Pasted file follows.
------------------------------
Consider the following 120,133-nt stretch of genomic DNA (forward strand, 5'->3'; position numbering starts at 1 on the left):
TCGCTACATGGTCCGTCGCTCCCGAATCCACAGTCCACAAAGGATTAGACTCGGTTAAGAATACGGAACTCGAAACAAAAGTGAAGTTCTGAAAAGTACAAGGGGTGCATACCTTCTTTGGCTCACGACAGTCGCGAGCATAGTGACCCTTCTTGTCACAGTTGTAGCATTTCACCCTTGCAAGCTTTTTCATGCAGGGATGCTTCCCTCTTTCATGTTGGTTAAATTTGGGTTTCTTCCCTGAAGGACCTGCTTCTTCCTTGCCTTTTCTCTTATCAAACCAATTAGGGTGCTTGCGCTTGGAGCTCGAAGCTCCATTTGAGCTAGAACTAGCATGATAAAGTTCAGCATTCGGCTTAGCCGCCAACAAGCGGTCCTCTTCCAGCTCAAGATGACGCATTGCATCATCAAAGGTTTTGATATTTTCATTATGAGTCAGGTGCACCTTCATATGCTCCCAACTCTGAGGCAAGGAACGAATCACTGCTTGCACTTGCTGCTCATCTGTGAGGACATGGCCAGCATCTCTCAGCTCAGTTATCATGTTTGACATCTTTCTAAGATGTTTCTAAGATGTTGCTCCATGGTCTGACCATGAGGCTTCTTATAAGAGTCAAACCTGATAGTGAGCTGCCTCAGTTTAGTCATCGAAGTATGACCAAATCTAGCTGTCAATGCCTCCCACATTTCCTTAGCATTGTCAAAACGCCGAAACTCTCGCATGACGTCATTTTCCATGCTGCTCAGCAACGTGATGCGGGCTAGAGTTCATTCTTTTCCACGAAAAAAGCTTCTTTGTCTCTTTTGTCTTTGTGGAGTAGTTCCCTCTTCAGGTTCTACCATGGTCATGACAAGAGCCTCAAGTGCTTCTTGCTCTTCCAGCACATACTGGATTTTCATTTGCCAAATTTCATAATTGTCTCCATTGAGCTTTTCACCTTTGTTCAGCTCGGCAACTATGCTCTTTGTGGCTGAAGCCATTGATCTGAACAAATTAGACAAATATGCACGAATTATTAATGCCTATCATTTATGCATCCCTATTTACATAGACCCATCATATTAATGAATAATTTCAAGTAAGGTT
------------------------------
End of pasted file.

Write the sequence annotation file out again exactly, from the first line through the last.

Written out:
Consider the following 120,133-nt stretch of genomic DNA (forward strand, 5'->3'; position numbering starts at 1 on the left):
TCGCTACATGGTCCGTCGCTCCCGAATCCACAGTCCACAAAGGATTAGACTCGGTTAAGAATACGGAACTCGAAACAAAAGTGAAGTTCTGAAAAGTACAAGGGGTGCATACCTTCTTTGGCTCACGACAGTCGCGAGCATAGTGACCCTTCTTGTCACAGTTGTAGCATTTCACCCTTGCAAGCTTTTTCATGCAGGGATGCTTCCCTCTTTCATGTTGGTTAAATTTGGGTTTCTTCCCTGAAGGACCTGCTTCTTCCTTGCCTTTTCTCTTATCAAACCAATTAGGGTGCTTGCGCTTGGAGCTCGAAGCTCCATTTGAGCTAGAACTAGCATGATAAAGTTCAGCATTCGGCTTAGCCGCCAACAAGCGGTCCTCTTCCAGCTCAAGATGACGCATTGCATCATCAAAGGTTTTGATATTTTCATTATGAGTCAGGTGCACCTTCATATGCTCCCAACTCTGAGGCAAGGAACGAATCACTGCTTGCACTTGCTGCTCATCTGTGAGGACATGGCCAGCATCTCTCAGCTCAGTTATCATGTTTGACATCTTTCTAAGATGTTTCTAAGATGTTGCTCCATGGTCTGACCATGAGGCTTCTTATAAGAGTCAAACCTGATAGTGAGCTGCCTCAGTTTAGTCATCGAAGTATGACCAAATCTAGCTGTCAATGCCTCCCACATTTCCTTAGCATTGTCAAAACGCCGAAACTCTCGCATGACGTCATTTTCCATGCTGCTCAGCAACGTGATGCGGGCTAGAGTTCATTCTTTTCCACGAAAAAAGCTTCTTTGTCTCTTTTGTCTTTGTGGAGTAGTTCCCTCTTCAGGTTCTACCATGGTCATGACAAGAGCCTCAAGTGCTTCTTGCTCTTCCAGCACATACTGGATTTTCATTTGCCAAATTTCATAATTGTCTCCATTGAGCTTTTCACCTTTGTTCAGCTCGGCAACTATGCTCTTTGTGGCTGAAGCCATTGATCTGAACAAATTAGACAAATATGCACGAATTATTAATGCCTATCATTTATGCATCCCTATTTACATAGACCCATCATATTAATGAATAATTTCAAGTAAGGTT